The work of UK photographer Neelakshi Vidyalankara amazed me both for it's commercial and documentary aspects. She covers a wide range of social issues like young mothers in prison, swingers and members of the Chicago chapter of the Nation of Islam.
Outside of her commissioned work, Neelakshi has also been published in several newspapers and magazines, and still finds time to nurture a family. You can connect with Neelakshi on Facebook.
D&B: Where are you from?
NV: I was born in Sri Lanka and came to the UK when I was 4 years old with my family. I am currently based in London, where I have lived for the past 25+ years.
D&B: What kind of photography do you shoot and how did you get started - any "formal" training?
NV: I discovered photography late in life - in my early 20s. I completed a Postgraduate course in Photojournalism at the world-renowned London College of Communication. In terms of shooting, I’d best describe my style as a documentary journalist. However, more recently I’ve been approached to do everything from children’s portraits to corporate assignments.
D&B: What cameras or techniques do you use?
NV: I learned basic photography on a Nikon FM II. For current day-to-day use I use a Canon 5D. I also enjoy shooting with my old Hasselblad for personal work.
D&B: Who are your mentors (in photography)?
NV: My early inspirations were from the classic masters of reportage like Walker Evans, Cartier-Bresson and Eve Arnold. There are so many amazing photographers out there whom I take inspiration from, especially now with the scope of the internet. I am amazed every day.
D&B: Have you experienced any setbacks or different treatment along your photography career that you would attribute to being a woman and/or photographer of color? (this question is optional)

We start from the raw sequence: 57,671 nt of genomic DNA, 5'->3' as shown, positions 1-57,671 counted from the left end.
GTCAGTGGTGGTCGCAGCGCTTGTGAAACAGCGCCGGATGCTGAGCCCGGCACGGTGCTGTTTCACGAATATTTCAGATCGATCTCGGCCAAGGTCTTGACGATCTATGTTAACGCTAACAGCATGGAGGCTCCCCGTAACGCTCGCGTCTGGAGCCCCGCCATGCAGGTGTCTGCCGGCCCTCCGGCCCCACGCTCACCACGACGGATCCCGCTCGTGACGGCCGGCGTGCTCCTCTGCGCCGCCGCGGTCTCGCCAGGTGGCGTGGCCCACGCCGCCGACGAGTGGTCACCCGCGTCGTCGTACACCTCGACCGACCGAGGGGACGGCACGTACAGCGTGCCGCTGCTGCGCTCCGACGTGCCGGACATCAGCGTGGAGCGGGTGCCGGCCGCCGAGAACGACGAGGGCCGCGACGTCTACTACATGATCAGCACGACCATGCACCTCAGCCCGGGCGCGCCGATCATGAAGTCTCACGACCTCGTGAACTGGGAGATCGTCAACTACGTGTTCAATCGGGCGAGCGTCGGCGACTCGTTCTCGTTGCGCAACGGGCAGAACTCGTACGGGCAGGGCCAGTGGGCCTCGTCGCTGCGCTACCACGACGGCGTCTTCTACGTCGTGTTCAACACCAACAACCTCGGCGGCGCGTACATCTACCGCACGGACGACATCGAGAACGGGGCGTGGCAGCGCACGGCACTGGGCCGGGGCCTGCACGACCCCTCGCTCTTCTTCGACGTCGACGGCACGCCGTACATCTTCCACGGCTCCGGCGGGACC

NV: Often working for editorial clients you tend to get 'pigeon-holed' for certain commissions where they think you may fit the brief. That said, I don’t see it as a negative as I try to use EVERY opportunity that presents itself in a positive way. 'Pigeon-holing' can be frustrating at times but I have used it to my advantage. As a female photographer clients often think you're more suited to more sensitive subject matter.
D&B: When did you realize you could have a career in photography? Describe your journey towards becoming a working photographer.
NV: After leaving the course and working in a photo library I started getting commissions. I was lucky. They gave me a chance and they seemed to like my work. So in hindsight, I guess I made some of my own luck.
D&B: What do you hope to achieve with your photography?
NV: A living! My ideals aren’t as high as they used to be but I’m managing to hold my own making a living as a photographer, for which I am privileged.
D&B: What's your dream photography project?
NV: To go to South America (a Continent that I have always wanted to see) and travel.
D&B: What's the biggest (life) lesson you've learned through photography?
NV: Don't sit around waiting for things to happen! You need to be proactive in order to realize your potential and achieve your dreams. I'm still trying...
Next week's Photographer Interview on Dodge & Burn: George Pitts
Read previous interviews with:
María Fernanda Hubeaut (Argentina)
Elia Alba (NYC)
Jaime Permuth (Guatemala)
William Vazquez (NYC/Puerto Rico)
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Labels: British, documentary, interview, south asian, UK, women photographers